The Fourteenth Book contains an account of the Cyclades islands and the
region opposite to them, Pamphylia, Isauria, Lycia, Pisidia, Cilicia as far
as Seleucia of Syria, and that part of Asia properly called Ionia.
THERE remain to be described Ionia, Caria, and the
sea-coast beyond the Taurus, which is occupied by Lycians,
Pamphylians, and Cilicians.1
We shall thus finish the description of the whole circuit of the peninsula, the isthmus of
which, we have said, consists of the tract between the Euxine
and the Sea of Issus.
The navigation around Ionia along the coast is about
3430 stadia. It is a considerable distance, on account of the
gulfs, and of the peninsular form for the most, part of the
country, but the length in a straight line is not great. The
distance, for example, from Ephesus to Smyrna is a journey
in a straight line of 320 stadia; to Metropolis2
is 120 stadia,
and the remainder to Smyrna; but this distance by sea is
little less than 2200 stadia. The extent of the Ionian coast
is reckoned from Poseidium,3
belonging to the Milesians,
and the boundaries of Caria, as far as Phocæa,4
and the river
According to Pherecydes, Miletus, Myus,6
Ephesus, on this coast, were formerly occupied by Carians;
the part of the coast next in order, as far as Phocæa, and
Chios, and Samos, of which Ancæus was king, were occupied
by Leleges, but both nations were expelled by the Ionians,
and took refuge in the remaining parts of Caria.
Pherecydes says that the leader of the Ionian, which was
posterior to the Æolian migration, was Androclus, a legitimate son of Codrus king of the Athenians, and that he was
the founder of Ephesus, hence it was that it became the seat
of the royal palace of the Ionian princes. Even at present
the descendants of that race are called kings, and receive certain honours, as the chief seat at the public games, a purple
robe as a symbol of royal descent, a staff instead of a sceptre,
and the superintendence of the sacrifices in honour of the
Neleus, of a Pylian family, founded Miletus. The Messenians and Pylians pretend that there is some affinity between
them; in reference to which later poets say that even Nestor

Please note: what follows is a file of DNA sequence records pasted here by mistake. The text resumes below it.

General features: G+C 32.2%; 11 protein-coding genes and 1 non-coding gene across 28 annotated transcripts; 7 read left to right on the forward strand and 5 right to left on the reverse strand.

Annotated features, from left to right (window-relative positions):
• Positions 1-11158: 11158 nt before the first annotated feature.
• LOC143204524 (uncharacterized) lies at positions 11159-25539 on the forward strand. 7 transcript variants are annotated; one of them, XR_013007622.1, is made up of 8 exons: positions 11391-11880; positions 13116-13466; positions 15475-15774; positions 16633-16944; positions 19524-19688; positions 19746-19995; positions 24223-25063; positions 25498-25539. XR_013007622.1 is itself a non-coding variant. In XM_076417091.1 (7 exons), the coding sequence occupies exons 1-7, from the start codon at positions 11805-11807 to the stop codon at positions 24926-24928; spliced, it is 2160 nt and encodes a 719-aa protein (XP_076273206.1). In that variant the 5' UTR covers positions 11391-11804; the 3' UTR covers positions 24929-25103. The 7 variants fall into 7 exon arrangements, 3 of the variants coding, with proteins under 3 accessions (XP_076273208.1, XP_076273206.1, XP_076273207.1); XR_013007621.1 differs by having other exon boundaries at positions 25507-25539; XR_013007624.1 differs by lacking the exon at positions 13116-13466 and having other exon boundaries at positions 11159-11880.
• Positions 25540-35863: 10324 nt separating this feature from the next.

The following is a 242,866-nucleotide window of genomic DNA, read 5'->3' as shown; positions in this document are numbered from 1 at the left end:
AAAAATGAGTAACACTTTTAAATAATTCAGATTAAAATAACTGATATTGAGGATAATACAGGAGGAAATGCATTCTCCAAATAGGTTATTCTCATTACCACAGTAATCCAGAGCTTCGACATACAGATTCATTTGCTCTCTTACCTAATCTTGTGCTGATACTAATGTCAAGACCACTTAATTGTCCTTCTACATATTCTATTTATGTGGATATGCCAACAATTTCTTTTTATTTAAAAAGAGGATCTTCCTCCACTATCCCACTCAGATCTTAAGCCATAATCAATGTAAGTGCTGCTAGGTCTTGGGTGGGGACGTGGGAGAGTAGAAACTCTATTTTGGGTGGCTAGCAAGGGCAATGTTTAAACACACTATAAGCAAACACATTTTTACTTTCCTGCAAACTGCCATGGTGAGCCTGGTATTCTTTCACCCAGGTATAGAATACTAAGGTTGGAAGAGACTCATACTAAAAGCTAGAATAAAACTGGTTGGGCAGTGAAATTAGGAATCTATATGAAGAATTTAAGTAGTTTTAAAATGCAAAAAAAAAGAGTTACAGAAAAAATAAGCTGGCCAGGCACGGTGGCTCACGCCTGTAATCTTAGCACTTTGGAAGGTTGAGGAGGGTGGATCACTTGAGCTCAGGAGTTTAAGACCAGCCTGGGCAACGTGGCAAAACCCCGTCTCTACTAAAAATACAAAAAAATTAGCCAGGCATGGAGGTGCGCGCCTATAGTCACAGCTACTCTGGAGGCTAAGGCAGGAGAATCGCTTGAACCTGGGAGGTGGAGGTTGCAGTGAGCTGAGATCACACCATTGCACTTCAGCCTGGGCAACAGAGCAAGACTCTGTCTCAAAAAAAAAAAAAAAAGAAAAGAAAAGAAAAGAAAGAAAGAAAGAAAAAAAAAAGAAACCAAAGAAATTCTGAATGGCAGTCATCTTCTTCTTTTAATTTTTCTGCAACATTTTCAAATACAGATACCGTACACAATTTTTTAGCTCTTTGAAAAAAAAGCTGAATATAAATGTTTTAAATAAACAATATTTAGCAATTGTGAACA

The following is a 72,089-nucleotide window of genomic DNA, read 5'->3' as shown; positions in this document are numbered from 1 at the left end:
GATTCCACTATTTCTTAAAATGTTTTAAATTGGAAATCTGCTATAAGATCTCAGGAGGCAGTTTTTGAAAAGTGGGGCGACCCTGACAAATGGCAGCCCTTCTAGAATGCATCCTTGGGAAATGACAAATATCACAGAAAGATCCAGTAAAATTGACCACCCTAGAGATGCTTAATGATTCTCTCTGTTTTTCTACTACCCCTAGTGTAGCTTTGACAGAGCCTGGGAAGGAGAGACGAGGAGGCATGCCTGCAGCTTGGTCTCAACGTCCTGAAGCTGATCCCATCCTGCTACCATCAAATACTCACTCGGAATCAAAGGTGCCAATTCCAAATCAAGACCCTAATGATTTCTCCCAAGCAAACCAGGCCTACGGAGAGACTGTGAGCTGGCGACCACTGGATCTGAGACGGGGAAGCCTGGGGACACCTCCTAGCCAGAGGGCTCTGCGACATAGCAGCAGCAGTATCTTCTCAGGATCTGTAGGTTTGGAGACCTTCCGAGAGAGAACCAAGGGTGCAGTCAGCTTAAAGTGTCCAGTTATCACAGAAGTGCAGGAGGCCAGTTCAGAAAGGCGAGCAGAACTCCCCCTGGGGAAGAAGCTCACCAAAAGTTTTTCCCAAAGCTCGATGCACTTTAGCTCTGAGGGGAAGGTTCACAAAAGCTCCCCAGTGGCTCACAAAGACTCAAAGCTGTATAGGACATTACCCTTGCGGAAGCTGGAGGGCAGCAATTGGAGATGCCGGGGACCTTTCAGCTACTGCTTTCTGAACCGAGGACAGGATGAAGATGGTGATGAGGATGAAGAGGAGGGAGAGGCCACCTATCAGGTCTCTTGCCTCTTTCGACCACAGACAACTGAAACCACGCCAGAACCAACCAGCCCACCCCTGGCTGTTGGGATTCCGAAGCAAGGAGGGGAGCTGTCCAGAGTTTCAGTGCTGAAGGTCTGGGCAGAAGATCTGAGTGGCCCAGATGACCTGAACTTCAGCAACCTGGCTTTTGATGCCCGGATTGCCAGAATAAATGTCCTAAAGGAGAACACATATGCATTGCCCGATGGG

was a Messenian, and that many Pylians accompanied Melanthus, the father of Codrus, to Athens, and that all this
people sent out the colony in common with the Ionians. There
is also to be seen on the promontory Poseidium an altar erected by Neleus.
Myus was founded by Cydrelus, a spurious son of Codrus;
by Andropompus, who took possession of a place
called Artis; Colophon by Andræmon, a Pylian, as Mimnermus mentions in his poem of Nanno;8
Priene by Æpytus,
son of Neleus; and afterwards by Philotas, who brought a
colony from Thebes; Teos by Athamas, its first founder,
whence Anacreon calls the city Athamantis, but at the time
of the Ionian migration of the colony it received settlers from
Nauclus, a spurious son of Codrus, and after this from Apœcus
and Damasus, who were Athenians, and from Geres, a Bœotian; Erythræ was founded by Cnopus, who also was a spu-
rious son of Codrus; Phocæa by Athenians, who accompanied
Philogenes; Clazomenæ by Paralus; Chios by Egertius, who
brought with him a mixed body of colonists; Samos by Tembrion, and afterwards by Procles.
These are the twelve Ionian cities. At a subsequent
period Smyrna also was added to the Ionian association at
the instance of the Ephesians, for anciently they inhabited the
same city, at which time Ephesus was called Smyrna. Callinus somewhere gives it this name, and calls the Ephesians
Smyrnæans in the address to Jupiter:
“‘And pity the Smyrnæans;’”
and in another passage,
“‘remember now, if ever, the beautiful thighs of the oxen [which the
Smyrnæans burnt in sacrifice].’”
Smyrna was an Amazon, who got possession of Ephesus;
from her the inhabitants and the city had their name, in the
same manner as some Ephesians were called Sisyrbitæ from
Sisyrba; and a certain spot in Ephesus was called Smyrna,
as Hipponax testifies:
“‘He lived in Smyrna, at the back of the city between Tracheia and Lepre Acta.’”
The mountain Prion was called Lepre Acta; it overhangs the
present city, and has on it a portion of the wall. Even now
the farms at the back of the Prion retain the name in the
term Opistholepria. The country along the foot of the mountain about Coressus was called Tracheia. The city was anciently built about the Athenaeum, which is now beyond the
city, at the (fountain) Hypelæus. Smyrna therefore was situated near the present gymnasium, at the back of the present
city, but between Tracheia and Lepre Acta. The Smyrnæans, upon quitting the Ephesians, marched to the place where
Smyrna now stood, and which was in the possession of Leleges. They expelled these people and founded the ancient
Smyrna, which is distant from the present city about 20 stadia.
They were themselves afterwards expelled by Æolians, and
took refuge at Colophon; they then returned with a body of
men from the latter place, and recovered their own city,
Smyrna. Mimnermus relates this in his poem of Nanno, and
says of Smyrna, that it was always a subject of contention;
“‘after leaving Pylus, the lofty city of Neleus, we came in our voyage to
the long wished-for Asia, and settled at Colophon, and hastening thence